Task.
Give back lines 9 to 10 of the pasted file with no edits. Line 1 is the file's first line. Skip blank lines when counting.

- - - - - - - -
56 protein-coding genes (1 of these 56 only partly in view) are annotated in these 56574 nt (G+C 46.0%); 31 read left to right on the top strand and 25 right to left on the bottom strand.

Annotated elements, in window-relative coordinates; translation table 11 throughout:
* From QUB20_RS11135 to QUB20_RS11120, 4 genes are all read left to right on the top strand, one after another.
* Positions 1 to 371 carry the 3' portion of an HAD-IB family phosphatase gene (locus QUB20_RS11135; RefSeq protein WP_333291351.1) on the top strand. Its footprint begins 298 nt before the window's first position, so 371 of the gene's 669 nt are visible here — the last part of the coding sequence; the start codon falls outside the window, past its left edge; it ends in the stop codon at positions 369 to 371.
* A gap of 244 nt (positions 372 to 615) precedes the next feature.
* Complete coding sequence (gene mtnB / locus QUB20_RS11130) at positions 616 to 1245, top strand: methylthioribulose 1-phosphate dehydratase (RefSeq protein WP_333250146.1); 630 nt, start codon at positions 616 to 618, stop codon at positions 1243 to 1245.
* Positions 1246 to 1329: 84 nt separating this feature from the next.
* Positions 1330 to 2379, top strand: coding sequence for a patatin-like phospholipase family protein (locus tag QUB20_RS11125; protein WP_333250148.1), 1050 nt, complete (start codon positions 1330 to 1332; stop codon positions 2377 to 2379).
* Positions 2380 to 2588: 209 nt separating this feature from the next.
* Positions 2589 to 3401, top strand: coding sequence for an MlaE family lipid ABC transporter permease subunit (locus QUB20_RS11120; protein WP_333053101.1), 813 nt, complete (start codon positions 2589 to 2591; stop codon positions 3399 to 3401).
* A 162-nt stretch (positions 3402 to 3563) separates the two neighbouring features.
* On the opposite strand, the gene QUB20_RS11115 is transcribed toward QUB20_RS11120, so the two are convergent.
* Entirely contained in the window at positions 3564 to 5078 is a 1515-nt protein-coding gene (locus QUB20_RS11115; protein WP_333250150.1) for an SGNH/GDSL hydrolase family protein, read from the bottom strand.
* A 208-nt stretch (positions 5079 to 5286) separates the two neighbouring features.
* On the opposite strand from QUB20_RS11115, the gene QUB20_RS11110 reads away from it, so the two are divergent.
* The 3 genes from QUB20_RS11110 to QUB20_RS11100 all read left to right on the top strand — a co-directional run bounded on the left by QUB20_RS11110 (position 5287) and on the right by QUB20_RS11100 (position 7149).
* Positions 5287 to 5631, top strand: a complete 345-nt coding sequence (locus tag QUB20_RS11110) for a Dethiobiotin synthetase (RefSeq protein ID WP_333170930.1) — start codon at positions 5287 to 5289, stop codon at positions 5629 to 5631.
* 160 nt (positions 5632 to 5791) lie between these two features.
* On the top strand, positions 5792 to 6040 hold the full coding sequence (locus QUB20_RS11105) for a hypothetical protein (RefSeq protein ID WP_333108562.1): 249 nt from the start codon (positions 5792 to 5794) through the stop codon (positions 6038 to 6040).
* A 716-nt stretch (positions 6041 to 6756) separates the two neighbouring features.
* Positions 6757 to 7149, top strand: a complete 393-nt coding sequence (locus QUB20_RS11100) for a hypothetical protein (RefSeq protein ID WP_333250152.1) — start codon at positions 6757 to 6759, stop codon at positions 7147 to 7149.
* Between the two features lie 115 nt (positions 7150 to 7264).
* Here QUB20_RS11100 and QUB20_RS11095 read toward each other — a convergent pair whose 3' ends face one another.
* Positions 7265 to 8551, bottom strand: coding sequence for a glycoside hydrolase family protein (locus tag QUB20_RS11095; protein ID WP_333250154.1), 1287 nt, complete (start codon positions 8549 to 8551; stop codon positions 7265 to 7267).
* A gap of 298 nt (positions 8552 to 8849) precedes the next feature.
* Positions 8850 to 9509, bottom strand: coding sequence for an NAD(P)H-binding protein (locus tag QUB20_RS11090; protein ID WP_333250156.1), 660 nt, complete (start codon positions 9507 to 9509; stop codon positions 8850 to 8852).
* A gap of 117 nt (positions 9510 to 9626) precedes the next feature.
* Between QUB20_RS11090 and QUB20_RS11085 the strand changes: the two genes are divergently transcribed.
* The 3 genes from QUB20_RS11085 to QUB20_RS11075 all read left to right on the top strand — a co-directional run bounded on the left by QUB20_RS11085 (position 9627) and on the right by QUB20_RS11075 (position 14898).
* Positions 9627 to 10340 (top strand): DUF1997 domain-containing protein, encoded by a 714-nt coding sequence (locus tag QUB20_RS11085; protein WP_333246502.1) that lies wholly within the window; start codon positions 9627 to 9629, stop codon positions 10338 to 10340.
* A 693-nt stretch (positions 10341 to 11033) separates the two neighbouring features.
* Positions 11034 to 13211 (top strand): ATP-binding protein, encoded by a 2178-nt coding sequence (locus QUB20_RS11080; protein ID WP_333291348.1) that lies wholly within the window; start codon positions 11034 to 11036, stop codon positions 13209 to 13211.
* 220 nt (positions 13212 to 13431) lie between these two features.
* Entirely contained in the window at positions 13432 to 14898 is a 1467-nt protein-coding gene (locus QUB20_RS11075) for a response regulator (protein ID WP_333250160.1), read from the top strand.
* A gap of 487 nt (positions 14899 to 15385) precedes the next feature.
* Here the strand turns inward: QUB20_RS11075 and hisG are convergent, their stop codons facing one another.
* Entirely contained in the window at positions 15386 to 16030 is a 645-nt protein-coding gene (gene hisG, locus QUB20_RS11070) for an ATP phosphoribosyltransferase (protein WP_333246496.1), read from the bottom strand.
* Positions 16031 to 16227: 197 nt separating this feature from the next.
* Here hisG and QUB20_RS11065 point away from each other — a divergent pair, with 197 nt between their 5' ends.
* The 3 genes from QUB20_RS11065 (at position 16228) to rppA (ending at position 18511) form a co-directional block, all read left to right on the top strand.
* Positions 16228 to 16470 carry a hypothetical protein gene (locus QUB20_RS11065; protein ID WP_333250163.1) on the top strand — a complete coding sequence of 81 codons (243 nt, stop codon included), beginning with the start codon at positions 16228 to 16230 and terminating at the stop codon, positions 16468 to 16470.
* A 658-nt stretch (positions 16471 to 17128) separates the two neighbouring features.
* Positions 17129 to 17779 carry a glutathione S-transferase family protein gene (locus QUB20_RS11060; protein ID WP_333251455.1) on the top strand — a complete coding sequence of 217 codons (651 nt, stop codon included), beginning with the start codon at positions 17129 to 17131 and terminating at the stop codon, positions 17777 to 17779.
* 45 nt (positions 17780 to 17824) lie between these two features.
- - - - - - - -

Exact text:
* Positions 2380 to 2588: 209 nt separating this feature from the next.
* Positions 2589 to 3401, top strand: coding sequence for an MlaE family lipid ABC transporter permease subunit (locus QUB20_RS11120; protein WP_333053101.1), 813 nt, complete (start codon positions 2589 to 2591; stop codon positions 3399 to 3401).